Don’t let others write the rules of the Internet for you

The year’s most important meeting on the future of Internet is gathering this month. Here is why you should take part.

From the “Black Death” epidemics of old, to the Spanish Flu of the early 20th century, humanity has experienced several pandemics in the past. However, COVID-19 is the first global pandemic to visit our “global village” – a world interconnected by the Internet.

Anyone who has been able to video-call their loved ones in lockdown, keep their job while working from home or continue their studies from a different continent will appreciate just how much the Internet has changed the way we connect and interact with each other.

But the past two years have also exposed further the darker side of the global network. The spread of the infodemic, the scant access to basic services for the unconnected or those lacking digital skills, and the increasing polarization and digital violence have led many befuddled Internet users to take to their social media with clarion calls for “somebody to do something about it.”

That somebody may be you and the best time to act is now. This month, over 3,000 people will convene – in person and virtually – in Katowice, Poland for the most important Internet discussion of the year, the 16th Internet Governance Forum (IGF). You could be one of them.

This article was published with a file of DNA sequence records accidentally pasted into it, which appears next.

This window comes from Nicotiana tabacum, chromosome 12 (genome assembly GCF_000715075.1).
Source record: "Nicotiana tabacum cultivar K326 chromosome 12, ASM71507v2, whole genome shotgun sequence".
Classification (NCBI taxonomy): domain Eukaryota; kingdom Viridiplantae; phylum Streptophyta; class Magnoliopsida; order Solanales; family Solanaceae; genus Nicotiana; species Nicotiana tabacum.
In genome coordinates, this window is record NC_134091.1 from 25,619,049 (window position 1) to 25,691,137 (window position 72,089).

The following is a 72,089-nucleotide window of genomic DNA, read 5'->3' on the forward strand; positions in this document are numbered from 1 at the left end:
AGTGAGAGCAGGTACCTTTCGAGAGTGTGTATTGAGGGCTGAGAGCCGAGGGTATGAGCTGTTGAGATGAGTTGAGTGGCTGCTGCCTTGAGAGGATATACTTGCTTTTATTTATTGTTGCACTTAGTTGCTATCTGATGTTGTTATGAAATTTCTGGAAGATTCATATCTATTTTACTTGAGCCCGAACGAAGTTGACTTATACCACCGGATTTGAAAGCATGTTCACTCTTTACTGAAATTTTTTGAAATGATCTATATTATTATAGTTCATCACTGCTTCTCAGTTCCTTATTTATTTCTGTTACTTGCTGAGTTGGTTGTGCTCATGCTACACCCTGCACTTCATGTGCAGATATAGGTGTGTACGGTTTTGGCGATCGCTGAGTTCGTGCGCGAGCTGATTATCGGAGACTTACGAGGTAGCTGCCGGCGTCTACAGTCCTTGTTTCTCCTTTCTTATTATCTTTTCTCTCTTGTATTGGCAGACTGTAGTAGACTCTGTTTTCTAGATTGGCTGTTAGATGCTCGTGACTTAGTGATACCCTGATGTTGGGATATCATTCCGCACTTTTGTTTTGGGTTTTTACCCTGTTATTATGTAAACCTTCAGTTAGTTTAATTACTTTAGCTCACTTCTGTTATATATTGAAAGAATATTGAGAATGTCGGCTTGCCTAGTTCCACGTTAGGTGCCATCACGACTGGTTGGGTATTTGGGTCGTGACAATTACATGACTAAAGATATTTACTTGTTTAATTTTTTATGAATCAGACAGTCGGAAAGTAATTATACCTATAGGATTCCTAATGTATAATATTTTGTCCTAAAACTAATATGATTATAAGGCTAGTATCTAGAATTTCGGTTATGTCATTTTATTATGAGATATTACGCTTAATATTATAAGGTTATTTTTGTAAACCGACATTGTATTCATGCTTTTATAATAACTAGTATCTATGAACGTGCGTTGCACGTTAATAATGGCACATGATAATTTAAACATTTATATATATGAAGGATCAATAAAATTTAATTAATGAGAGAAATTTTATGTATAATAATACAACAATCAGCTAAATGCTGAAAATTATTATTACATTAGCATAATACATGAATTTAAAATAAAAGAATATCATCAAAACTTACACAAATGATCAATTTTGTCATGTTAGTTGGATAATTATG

The beauty of the Internet lies in its decentralized nature, which means there is no single entity or organization that sets the rules. The Internet belongs to all of us, and we all have a say in how it is governed. The IGF is the place where your say can be heard and taken seriously.

Whether you are a minister in your government or a concerned denizen, at the IGF you will get a chance to share your point of view on some of the most burning issues for the Internet. Even your tweet or YouTube comment could end up in the final outcome of the Forum and inform the world’s future policies.

From urgently and meaningfully connecting the third of the global population that’s still locked out of the “global village” to mitigating the climate and environmental impacts of the Internet, and from protecting human rights and privacy online to preventing cybercrime and cyberbullying, your ideas could help to shape an open, free and secure digital future for all.

Take your digital fate in your own hands and sign up now for the Internet Governance Forum:

Register here: